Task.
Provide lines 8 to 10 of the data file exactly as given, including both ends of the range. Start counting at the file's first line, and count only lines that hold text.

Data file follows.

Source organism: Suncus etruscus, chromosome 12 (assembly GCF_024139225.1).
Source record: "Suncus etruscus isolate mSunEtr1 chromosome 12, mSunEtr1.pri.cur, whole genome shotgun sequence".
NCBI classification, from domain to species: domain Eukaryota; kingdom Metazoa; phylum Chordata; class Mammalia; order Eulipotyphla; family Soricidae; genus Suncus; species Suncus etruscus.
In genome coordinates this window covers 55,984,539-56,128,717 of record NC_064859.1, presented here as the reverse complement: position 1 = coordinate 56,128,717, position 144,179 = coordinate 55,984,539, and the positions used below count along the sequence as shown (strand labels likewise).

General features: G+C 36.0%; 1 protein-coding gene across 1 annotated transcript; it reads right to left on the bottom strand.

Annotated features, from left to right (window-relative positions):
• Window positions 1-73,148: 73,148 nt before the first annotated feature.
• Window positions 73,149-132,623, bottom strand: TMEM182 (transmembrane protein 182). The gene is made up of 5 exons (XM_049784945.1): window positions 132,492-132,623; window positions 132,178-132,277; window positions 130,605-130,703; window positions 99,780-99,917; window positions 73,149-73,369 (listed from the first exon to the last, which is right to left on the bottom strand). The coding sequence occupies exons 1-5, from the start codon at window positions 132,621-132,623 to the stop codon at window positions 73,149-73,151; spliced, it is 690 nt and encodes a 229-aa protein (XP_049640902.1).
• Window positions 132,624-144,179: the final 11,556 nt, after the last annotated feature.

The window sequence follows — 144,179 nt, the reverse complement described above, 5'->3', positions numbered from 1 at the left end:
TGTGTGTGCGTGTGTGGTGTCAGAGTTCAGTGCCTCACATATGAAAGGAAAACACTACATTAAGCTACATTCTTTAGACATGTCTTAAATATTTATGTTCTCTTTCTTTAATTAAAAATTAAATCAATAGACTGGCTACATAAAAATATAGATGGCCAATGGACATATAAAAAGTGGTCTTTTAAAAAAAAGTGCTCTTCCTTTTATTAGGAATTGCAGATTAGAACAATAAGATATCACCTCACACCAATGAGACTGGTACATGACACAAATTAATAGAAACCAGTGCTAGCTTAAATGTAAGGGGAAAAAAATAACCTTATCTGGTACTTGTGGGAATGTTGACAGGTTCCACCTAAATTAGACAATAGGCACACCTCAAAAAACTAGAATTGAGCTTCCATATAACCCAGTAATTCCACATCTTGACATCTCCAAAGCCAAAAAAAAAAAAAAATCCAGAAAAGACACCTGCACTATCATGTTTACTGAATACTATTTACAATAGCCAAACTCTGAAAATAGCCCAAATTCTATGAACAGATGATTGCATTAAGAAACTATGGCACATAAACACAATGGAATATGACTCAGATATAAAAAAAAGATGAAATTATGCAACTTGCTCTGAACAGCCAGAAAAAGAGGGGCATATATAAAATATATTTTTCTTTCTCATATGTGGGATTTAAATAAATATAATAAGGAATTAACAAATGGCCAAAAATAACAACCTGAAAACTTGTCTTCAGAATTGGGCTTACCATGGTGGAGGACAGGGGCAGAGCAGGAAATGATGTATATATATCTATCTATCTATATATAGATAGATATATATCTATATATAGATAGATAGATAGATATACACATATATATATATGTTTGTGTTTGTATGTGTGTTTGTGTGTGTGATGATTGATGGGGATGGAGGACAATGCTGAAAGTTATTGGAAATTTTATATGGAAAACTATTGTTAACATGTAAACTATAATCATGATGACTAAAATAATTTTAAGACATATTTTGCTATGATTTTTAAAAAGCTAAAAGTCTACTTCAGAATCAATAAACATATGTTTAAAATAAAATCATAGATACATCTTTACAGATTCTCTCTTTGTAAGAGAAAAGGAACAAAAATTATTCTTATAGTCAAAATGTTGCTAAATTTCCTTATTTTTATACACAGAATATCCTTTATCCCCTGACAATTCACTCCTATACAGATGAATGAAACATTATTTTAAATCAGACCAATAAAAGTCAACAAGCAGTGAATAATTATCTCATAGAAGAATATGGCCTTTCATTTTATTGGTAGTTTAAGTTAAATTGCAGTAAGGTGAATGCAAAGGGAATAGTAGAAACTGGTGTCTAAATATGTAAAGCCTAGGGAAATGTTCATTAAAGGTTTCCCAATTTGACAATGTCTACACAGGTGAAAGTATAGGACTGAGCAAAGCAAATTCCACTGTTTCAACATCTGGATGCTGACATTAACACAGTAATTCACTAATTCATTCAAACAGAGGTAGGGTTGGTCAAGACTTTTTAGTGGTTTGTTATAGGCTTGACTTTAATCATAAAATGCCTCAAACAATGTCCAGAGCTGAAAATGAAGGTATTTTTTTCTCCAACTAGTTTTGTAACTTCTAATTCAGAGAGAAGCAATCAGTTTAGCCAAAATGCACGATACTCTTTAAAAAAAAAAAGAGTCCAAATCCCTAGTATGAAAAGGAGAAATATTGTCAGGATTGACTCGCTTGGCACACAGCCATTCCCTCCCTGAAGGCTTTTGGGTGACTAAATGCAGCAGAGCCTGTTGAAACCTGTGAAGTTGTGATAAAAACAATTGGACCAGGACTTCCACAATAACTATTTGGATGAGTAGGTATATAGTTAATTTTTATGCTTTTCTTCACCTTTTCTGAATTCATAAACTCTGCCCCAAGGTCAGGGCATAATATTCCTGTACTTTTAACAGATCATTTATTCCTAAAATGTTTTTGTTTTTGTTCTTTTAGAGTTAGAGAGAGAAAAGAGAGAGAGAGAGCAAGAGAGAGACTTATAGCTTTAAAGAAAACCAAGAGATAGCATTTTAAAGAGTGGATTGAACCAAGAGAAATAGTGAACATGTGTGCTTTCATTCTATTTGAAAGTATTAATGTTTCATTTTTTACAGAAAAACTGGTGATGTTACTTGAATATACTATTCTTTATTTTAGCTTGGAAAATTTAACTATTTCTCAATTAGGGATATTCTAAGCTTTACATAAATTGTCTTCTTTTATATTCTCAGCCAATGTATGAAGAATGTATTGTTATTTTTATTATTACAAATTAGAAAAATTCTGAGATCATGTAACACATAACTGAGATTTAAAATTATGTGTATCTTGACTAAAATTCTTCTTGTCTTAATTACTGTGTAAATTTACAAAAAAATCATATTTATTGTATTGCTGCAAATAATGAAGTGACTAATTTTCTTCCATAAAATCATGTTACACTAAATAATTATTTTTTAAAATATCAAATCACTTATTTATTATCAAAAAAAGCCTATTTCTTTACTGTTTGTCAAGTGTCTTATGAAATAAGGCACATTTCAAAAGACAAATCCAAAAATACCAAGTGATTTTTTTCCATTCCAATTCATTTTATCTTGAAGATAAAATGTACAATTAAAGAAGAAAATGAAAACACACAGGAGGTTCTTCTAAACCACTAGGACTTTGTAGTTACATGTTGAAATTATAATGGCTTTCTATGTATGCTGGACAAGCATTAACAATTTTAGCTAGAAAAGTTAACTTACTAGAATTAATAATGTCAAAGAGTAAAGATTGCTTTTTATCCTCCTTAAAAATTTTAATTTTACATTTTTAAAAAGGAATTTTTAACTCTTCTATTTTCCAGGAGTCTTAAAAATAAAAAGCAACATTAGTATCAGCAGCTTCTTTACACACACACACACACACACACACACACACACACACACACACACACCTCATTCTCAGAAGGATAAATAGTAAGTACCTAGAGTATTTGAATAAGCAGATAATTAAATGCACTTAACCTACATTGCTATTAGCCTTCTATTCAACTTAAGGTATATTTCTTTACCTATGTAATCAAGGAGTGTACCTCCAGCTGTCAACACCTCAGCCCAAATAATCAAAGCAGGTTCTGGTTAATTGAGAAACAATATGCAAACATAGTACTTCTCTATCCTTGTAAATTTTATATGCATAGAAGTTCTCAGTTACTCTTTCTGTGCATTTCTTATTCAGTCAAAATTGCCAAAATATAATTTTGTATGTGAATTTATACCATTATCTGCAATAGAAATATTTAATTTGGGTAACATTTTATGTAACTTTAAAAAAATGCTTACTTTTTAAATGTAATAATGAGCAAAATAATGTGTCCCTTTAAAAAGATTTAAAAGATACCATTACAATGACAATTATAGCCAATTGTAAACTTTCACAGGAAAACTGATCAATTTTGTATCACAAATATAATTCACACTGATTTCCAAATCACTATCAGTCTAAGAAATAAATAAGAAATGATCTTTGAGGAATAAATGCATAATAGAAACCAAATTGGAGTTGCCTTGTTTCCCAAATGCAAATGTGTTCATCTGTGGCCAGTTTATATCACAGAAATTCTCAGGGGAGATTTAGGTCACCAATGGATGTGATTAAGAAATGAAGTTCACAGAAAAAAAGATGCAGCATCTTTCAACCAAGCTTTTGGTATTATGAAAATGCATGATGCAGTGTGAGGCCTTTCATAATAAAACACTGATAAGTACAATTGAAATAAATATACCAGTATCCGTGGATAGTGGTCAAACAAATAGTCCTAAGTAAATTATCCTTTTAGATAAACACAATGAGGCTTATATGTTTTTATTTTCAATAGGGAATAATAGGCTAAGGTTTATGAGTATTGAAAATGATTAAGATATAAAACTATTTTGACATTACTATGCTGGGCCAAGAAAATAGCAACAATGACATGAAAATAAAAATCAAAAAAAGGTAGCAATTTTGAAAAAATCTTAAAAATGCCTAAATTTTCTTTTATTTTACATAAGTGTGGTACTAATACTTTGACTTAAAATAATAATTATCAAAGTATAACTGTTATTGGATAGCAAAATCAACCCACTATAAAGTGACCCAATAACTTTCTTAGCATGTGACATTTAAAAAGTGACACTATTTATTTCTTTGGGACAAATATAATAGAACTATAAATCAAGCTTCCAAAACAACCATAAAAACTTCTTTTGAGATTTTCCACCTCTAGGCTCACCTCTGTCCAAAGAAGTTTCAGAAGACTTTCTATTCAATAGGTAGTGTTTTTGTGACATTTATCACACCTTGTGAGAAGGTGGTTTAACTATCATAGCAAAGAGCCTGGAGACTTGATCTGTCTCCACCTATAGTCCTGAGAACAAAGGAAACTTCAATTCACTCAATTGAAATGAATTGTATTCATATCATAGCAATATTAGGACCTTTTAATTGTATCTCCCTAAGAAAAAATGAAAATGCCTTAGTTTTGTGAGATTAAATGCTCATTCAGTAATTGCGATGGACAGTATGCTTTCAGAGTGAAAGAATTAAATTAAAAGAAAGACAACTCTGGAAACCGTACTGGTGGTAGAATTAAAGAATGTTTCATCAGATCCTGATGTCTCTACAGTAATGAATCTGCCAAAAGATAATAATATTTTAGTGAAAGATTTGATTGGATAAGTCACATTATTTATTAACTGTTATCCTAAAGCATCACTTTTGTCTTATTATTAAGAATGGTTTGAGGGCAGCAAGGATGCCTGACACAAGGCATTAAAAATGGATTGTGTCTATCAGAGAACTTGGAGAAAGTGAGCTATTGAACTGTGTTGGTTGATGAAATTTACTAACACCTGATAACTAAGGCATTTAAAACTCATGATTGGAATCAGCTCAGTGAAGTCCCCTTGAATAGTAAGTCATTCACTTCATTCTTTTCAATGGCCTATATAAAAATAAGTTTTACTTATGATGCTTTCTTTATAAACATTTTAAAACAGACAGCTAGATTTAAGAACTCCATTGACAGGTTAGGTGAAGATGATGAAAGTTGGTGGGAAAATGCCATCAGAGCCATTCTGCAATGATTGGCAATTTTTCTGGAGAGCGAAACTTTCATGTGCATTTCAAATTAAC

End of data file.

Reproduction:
• Window positions 73,149-132,623, bottom strand: TMEM182 (transmembrane protein 182). The gene is made up of 5 exons (XM_049784945.1): window positions 132,492-132,623; window positions 132,178-132,277; window positions 130,605-130,703; window positions 99,780-99,917; window positions 73,149-73,369 (listed from the first exon to the last, which is right to left on the bottom strand). The coding sequence occupies exons 1-5, from the start codon at window positions 132,621-132,623 to the stop codon at window positions 73,149-73,151; spliced, it is 690 nt and encodes a 229-aa protein (XP_049640902.1).
• Window positions 132,624-144,179: the final 11,556 nt, after the last annotated feature.

The window sequence follows — 144,179 nt, the reverse complement described above, 5'->3', positions numbered from 1 at the left end: